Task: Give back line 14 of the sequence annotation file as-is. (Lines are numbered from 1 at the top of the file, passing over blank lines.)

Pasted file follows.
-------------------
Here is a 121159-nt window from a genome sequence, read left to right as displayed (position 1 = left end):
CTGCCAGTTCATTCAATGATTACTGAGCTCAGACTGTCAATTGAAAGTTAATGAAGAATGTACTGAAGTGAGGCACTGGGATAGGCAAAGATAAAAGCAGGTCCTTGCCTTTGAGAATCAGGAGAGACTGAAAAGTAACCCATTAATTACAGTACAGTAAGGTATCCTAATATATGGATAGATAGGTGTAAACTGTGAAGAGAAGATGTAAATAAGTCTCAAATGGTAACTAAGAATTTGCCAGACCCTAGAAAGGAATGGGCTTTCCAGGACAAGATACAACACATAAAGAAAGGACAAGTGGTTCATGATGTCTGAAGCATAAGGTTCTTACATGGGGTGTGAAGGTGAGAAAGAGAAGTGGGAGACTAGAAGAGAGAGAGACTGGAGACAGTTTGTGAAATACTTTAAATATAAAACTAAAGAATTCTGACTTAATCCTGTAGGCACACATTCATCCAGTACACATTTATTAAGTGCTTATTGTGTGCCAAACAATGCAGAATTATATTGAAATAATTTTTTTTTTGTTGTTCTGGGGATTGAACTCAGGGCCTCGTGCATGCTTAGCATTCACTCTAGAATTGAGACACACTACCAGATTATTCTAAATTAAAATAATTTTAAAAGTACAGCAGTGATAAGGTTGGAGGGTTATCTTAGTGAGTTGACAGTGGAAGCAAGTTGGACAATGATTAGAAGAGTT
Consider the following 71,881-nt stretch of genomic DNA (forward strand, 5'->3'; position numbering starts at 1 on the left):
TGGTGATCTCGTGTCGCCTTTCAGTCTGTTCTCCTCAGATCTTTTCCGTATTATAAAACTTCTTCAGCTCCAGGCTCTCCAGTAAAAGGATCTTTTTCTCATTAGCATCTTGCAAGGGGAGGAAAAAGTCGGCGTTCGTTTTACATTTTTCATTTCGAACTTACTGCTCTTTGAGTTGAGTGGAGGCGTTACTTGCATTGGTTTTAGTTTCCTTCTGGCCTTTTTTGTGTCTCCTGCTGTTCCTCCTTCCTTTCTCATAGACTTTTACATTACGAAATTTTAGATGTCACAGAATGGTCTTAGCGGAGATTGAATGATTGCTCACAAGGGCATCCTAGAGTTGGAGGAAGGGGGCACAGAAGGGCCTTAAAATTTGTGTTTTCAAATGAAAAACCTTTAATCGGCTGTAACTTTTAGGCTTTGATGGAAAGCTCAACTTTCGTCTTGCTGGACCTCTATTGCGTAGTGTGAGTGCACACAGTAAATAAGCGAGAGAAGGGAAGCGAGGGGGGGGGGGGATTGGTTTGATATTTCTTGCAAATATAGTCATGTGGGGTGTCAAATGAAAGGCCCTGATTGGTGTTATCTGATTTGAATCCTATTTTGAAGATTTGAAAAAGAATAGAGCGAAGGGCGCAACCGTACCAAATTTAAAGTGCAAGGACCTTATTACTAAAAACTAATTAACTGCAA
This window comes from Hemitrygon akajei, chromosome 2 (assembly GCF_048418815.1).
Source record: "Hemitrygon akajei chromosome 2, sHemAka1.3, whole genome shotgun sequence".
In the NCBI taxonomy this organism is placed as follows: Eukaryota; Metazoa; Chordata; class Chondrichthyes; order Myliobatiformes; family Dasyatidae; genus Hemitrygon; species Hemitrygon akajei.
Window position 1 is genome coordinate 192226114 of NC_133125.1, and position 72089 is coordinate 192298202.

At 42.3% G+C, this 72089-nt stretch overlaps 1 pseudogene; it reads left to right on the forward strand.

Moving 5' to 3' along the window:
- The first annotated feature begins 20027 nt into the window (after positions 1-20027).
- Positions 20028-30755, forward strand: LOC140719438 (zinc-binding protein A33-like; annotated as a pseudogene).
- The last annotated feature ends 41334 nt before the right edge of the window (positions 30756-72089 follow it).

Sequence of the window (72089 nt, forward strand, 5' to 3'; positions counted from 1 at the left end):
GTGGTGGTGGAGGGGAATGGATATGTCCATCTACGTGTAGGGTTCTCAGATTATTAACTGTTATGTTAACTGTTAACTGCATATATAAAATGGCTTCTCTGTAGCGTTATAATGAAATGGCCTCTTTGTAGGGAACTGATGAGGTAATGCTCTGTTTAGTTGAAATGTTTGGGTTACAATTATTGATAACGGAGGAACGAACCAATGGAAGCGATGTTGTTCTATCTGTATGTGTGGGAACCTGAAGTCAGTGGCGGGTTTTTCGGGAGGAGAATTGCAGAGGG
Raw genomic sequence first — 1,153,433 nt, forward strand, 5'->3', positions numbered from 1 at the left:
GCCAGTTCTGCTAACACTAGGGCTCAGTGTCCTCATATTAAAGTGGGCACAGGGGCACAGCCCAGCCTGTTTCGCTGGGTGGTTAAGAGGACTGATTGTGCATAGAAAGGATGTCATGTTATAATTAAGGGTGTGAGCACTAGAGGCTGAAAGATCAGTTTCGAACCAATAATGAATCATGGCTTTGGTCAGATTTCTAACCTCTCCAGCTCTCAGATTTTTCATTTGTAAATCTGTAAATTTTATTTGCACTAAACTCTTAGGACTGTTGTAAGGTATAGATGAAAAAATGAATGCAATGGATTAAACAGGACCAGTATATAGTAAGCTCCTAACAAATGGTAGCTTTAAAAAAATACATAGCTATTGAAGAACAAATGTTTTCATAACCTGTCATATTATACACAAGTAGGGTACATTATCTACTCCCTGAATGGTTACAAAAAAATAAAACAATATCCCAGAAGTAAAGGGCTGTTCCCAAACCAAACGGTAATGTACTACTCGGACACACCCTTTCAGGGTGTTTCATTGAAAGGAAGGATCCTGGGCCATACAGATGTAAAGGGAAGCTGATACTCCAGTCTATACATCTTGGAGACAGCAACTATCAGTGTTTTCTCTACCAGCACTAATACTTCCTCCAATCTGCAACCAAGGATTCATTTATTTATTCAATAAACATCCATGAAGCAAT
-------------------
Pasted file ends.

Sequence of the window (72089 nt, forward strand, 5' to 3'; positions counted from 1 at the left end):